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  Contact: Charlie Osolin
  Phone: (925) 422-8367
  October 14, 2005

Everything counts: the multiple
paths to a carbon-free energy future

John Ziagos With Energy Flow Chart
Livermore environmental scientist John Ziagos with the Laboratory's interactive U.S. Energy Flow Chart. (Click here to download a high-resolution image.)

Here’s a quick quiz for energy planners, policymakers and investors:

Which of the following will enable the United States to eliminate manmade emissions of climate-changing carbon dioxide by 2050?

  1. Replacing petroleum with hydrogen to fuel all motor vehicles and aircraft.
  2. Replacing coal and natural gas with renewable energy sources to generate the nation’s electricity.
  3. Building 270 new nuclear power plants.
  4. Using heat pumps and solar panels for residential and commercial heating and cooling.
  5. All of the above – and then some!

According to the latest long-term energy use and carbon emissions projections by researchers at Lawrence Livermore National Laboratory (LLNL), the correct answer is number 5.

“Our projections show that no one technology, and not even a combination of all the known technologies massively deployed, as well as aggressive efficiency and fuel economy improvements, can stabilize U.S. carbon emissions between now and 2050,” says LLNL environmental scientist John Ziagos. “If we want to move toward a carbonless future, no single technology will do – everything counts.”

Livermore has been charting the nation’s energy production and use since 1975. The Laboratory’s “U.S. energy flow charts,” based on projections by the U.S. Department of Energy’s Energy Information Administration and other data sources, track energy trends, supplies and demand – electrical generation, residential and commercial heating and industrial and transportation uses. The charts were recently automated to illustrate the implications of various “what-if” scenarios of energy supply, efficiency and demand.

Reflecting the growing concerns about the effect of heat-trapping carbon emissions on the Earth’s climate, Livermore began calculating the “carbon flow” associated with different energy sources and demand scenarios – and discovered that even more than optimistic technology and efficiency assumptions are needed to eliminate increased carbon emissions resulting from the nation’s energy systems by 2050.

2050 Energy Flow Chart - Best Case Scenario
A “low-carbon” U.S. Energy Flow Chart for 2050, in which hydrogen produced by coal, renewables and nuclear power replaces oil to fuel the transportation sector, and much – but not all – of the carbon from burning fossil fuels is captured and stored underground.

“We started out by looking at the effect on carbon of switching cars from gasoline to hydrogen fuel,” said Ziagos, deputy head of LLNL’s Atmospheric, Earth and Energy Department. “We found that it’s going to take a lot more than hydrogen cars to reduce our petroleum dependence and carbon emissions below present levels.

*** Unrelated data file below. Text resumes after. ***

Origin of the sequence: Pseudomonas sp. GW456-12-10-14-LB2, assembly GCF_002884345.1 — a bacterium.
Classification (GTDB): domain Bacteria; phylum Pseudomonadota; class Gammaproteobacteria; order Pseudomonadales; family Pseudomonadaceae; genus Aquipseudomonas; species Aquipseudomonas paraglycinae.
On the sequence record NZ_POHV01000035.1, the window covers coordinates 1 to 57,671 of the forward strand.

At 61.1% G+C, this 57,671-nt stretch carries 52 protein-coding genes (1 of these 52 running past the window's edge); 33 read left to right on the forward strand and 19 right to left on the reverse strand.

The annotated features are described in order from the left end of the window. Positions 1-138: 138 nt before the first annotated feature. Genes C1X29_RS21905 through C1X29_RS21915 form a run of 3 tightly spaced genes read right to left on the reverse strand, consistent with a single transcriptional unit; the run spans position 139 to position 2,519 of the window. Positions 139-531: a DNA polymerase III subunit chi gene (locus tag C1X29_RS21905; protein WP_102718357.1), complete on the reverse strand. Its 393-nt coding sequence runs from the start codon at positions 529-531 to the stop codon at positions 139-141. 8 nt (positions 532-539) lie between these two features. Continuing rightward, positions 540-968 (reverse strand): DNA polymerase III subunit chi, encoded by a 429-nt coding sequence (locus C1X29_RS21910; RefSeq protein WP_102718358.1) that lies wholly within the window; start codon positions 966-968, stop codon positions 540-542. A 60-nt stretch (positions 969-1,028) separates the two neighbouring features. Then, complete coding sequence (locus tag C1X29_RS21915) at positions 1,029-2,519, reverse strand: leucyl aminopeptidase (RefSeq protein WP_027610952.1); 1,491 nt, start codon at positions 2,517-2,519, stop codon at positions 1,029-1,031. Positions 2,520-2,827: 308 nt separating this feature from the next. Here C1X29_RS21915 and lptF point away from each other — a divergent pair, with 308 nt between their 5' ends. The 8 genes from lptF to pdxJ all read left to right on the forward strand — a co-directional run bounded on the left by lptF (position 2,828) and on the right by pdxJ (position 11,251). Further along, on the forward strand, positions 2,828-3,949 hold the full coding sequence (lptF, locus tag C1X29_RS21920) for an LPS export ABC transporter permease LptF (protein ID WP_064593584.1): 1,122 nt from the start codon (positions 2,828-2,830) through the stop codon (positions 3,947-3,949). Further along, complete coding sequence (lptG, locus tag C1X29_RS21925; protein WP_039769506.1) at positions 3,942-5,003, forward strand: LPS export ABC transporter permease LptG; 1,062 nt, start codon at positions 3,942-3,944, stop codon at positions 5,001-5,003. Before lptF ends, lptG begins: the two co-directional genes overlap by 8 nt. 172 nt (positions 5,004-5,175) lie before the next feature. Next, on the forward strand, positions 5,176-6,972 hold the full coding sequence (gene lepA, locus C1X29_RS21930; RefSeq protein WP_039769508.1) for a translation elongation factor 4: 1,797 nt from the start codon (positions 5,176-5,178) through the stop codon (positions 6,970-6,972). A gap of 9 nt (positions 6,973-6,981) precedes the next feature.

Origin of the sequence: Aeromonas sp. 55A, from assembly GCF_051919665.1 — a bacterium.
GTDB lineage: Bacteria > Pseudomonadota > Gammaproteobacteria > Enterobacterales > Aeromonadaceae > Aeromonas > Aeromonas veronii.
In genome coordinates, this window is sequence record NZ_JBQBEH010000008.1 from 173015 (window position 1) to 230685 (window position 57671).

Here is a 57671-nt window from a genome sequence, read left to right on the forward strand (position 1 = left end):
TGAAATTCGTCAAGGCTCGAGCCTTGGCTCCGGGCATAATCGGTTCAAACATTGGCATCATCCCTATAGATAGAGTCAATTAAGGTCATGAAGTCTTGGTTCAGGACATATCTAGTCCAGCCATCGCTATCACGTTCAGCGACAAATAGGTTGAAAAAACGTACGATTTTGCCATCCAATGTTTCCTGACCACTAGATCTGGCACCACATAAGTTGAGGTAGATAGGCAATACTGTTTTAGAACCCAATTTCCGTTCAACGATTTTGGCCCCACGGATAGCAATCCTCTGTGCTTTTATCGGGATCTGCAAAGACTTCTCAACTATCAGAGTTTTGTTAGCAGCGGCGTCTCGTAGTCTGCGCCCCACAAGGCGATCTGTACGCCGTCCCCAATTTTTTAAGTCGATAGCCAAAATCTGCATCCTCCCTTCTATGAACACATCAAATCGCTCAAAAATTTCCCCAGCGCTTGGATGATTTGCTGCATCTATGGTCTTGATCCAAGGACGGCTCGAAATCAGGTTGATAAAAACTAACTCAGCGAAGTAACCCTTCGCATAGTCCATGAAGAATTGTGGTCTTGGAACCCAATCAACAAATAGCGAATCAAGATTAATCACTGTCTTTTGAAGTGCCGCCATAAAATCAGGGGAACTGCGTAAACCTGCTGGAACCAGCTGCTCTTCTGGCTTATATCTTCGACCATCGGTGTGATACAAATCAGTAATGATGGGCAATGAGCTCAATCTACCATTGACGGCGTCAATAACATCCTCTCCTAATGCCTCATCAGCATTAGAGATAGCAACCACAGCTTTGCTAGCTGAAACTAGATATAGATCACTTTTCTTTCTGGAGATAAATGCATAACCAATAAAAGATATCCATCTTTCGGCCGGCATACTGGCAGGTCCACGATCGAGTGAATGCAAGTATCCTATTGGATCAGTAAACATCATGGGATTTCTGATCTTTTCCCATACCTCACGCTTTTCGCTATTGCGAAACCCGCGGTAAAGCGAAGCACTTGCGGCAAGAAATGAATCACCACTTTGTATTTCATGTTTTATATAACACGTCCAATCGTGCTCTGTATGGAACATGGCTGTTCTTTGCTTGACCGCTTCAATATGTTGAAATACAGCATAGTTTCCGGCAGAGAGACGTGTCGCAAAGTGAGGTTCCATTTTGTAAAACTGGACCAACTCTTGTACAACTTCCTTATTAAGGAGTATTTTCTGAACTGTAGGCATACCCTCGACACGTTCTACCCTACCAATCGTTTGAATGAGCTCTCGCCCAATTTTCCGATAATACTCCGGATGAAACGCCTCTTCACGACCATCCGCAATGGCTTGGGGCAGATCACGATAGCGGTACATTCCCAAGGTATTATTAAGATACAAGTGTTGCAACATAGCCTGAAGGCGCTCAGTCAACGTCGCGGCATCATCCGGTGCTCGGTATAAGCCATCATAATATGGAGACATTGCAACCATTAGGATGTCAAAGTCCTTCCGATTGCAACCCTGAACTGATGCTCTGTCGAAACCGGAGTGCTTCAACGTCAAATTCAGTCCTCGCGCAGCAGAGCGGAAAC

“Autos will make up only one-third of the transportation sector, and transportation, even with hybrids, is only one-third of the carbon problem,” Ziagos said. “So even if every U.S. car in 2050 were to be powered by hydrogen, it would only offset about one-ninth of the total carbon emissions.”

The researchers then began plugging other “stretch” scenarios into the model to measure their potential effect on carbon emissions:

  • All transportation, not just cars (airplanes, freight, boats, trains), running on hydrogen produced by non-carbon-emitting sources, with light-duty vehicles averaging 50 mpg
  • Six new nuclear power plants going on line each year between now and 2050
  • Renewable energy sources (solar, wind, biomass, geothermal, hydroelectric) generating 75 percent of the nation’s electricity
  • Coal used exclusively to produce hydrogen instead of electricity, making possible the capture and storage in the earth of 2.3 billion tons of carbon dioxide a year.

Even in such a utopian energy economy, the chart shows, the nation would still be venting 2.3 billion tons of carbon dioxide a year – down from the current level of nearly six billion tons, but still a long way from carbon free.

The main reason: energy demand. Current government projections do not foresee substantial increases in efficiency; so by 2025 the rising demand for coal and oil to power the anticipated growth in electricity use and transportation will require an annual energy flow of about 133 quads (quadrillion BTU). That’s up from about 100 quads today, and would increase CO² emissions to more than eight billion tons a year.